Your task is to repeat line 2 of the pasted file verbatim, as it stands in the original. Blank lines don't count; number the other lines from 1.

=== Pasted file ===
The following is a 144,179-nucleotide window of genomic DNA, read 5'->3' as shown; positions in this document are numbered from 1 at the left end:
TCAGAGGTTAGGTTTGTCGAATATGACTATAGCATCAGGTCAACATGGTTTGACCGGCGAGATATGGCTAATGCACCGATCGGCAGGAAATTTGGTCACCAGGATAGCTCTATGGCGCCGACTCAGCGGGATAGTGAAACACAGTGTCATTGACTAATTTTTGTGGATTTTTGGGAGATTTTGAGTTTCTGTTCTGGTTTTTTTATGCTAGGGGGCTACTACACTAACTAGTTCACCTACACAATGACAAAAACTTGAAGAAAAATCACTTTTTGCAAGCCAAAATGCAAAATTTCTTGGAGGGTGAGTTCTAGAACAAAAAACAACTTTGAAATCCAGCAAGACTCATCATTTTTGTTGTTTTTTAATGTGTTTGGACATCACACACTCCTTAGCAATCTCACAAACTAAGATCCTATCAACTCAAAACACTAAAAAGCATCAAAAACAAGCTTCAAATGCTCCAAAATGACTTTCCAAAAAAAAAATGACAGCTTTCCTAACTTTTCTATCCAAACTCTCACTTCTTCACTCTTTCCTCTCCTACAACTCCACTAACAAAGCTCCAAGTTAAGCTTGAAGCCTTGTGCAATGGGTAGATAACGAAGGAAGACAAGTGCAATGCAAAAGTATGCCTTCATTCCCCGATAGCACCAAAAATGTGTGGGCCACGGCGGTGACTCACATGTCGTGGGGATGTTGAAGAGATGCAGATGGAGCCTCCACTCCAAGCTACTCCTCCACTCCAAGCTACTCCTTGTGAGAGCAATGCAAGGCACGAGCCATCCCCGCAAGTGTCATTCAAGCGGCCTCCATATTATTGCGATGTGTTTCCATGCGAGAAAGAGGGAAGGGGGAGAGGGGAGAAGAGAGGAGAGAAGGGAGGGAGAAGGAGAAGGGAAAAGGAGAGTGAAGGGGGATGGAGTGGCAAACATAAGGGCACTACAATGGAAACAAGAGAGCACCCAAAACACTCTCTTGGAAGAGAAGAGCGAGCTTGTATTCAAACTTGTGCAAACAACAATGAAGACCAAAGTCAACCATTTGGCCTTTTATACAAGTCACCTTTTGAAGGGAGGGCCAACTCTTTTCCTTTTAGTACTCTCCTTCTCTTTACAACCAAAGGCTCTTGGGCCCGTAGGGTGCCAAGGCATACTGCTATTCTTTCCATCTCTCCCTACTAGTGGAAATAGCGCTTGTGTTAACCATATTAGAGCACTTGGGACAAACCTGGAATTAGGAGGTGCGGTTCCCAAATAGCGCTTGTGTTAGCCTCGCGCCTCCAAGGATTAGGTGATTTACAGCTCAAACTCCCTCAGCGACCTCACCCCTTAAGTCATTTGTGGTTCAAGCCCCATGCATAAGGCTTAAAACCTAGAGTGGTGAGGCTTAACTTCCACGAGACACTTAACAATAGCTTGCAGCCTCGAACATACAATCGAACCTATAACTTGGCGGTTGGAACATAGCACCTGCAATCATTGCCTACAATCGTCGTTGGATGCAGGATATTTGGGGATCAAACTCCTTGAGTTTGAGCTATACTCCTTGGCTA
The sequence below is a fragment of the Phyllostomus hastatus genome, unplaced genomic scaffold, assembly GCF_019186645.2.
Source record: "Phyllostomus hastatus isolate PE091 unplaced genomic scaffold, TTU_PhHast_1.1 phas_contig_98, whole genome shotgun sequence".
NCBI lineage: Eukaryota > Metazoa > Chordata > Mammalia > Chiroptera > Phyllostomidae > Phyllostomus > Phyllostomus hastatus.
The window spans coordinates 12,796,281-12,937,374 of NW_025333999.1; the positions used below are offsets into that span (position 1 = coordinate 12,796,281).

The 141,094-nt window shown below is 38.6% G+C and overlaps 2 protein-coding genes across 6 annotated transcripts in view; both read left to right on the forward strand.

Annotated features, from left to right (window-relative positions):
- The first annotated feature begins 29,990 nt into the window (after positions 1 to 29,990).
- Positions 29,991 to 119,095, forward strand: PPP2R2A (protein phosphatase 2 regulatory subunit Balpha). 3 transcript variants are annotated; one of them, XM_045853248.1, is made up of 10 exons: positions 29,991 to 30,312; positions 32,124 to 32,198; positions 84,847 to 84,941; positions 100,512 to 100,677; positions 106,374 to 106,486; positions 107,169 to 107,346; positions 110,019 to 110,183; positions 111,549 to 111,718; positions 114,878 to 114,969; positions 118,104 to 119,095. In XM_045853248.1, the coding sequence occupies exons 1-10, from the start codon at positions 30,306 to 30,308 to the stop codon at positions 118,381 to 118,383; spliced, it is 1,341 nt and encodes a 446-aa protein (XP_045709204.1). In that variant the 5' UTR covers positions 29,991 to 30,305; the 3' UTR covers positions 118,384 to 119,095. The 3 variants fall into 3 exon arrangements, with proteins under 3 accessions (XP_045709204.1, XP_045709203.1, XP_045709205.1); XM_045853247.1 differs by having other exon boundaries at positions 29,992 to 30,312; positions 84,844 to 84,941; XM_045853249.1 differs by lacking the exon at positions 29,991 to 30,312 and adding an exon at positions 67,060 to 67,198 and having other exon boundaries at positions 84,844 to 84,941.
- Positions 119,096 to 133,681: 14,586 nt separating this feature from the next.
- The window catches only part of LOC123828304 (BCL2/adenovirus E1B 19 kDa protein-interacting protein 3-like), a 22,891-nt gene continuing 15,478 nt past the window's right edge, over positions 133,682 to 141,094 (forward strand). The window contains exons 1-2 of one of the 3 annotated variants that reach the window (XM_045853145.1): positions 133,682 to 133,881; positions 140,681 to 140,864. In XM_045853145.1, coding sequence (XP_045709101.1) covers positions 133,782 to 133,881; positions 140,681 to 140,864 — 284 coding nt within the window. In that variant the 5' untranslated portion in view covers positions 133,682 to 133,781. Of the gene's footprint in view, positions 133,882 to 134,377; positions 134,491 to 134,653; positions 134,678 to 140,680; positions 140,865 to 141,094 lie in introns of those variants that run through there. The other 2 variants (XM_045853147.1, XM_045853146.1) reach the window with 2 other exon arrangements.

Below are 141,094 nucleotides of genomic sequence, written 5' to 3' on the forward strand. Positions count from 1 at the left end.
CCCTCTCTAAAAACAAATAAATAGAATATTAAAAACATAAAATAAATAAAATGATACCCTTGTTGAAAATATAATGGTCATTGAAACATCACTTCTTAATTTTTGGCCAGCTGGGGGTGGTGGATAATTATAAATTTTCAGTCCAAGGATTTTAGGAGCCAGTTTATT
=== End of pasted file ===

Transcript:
TCAGAGGTTAGGTTTGTCGAATATGACTATAGCATCAGGTCAACATGGTTTGACCGGCGAGATATGGCTAATGCACCGATCGGCAGGAAATTTGGTCACCAGGATAGCTCTATGGCGCCGACTCAGCGGGATAGTGAAACACAGTGTCATTGACTAATTTTTGTGGATTTTTGGGAGATTTTGAGTTTCTGTTCTGGTTTTTTTATGCTAGGGGGCTACTACACTAACTAGTTCACCTACACAATGACAAAAACTTGAAGAAAAATCACTTTTTGCAAGCCAAAATGCAAAATTTCTTGGAGGGTGAGTTCTAGAACAAAAAACAACTTTGAAATCCAGCAAGACTCATCATTTTTGTTGTTTTTTAATGTGTTTGGACATCACACACTCCTTAGCAATCTCACAAACTAAGATCCTATCAACTCAAAACACTAAAAAGCATCAAAAACAAGCTTCAAATGCTCCAAAATGACTTTCCAAAAAAAAAATGACAGCTTTCCTAACTTTTCTATCCAAACTCTCACTTCTTCACTCTTTCCTCTCCTACAACTCCACTAACAAAGCTCCAAGTTAAGCTTGAAGCCTTGTGCAATGGGTAGATAACGAAGGAAGACAAGTGCAATGCAAAAGTATGCCTTCATTCCCCGATAGCACCAAAAATGTGTGGGCCACGGCGGTGACTCACATGTCGTGGGGATGTTGAAGAGATGCAGATGGAGCCTCCACTCCAAGCTACTCCTCCACTCCAAGCTACTCCTTGTGAGAGCAATGCAAGGCACGAGCCATCCCCGCAAGTGTCATTCAAGCGGCCTCCATATTATTGCGATGTGTTTCCATGCGAGAAAGAGGGAAGGGGGAGAGGGGAGAAGAGAGGAGAGAAGGGAGGGAGAAGGAGAAGGGAAAAGGAGAGTGAAGGGGGATGGAGTGGCAAACATAAGGGCACTACAATGGAAACAAGAGAGCACCCAAAACACTCTCTTGGAAGAGAAGAGCGAGCTTGTATTCAAACTTGTGCAAACAACAATGAAGACCAAAGTCAACCATTTGGCCTTTTATACAAGTCACCTTTTGAAGGGAGGGCCAACTCTTTTCCTTTTAGTACTCTCCTTCTCTTTACAACCAAAGGCTCTTGGGCCCGTAGGGTGCCAAGGCATACTGCTATTCTTTCCATCTCTCCCTACTAGTGGAAATAGCGCTTGTGTTAACCATATTAGAGCACTTGGGACAAACCTGGAATTAGGAGGTGCGGTTCCCAAATAGCGCTTGTGTTAGCCTCGCGCCTCCAAGGATTAGGTGATTTACAGCTCAAACTCCCTCAGCGACCTCACCCCTTAAGTCATTTGTGGTTCAAGCCCCATGCATAAGGCTTAAAACCTAGAGTGGTGAGGCTTAACTTCCACGAGACACTTAACAATAGCTTGCAGCCTCGAACATACAATCGAACCTATAACTTGGCGGTTGGAACATAGCACCTGCAATCATTGCCTACAATCGTCGTTGGATGCAGGATATTTGGGGATCAAACTCCTTGAGTTTGAGCTATACTCCTTGGCTA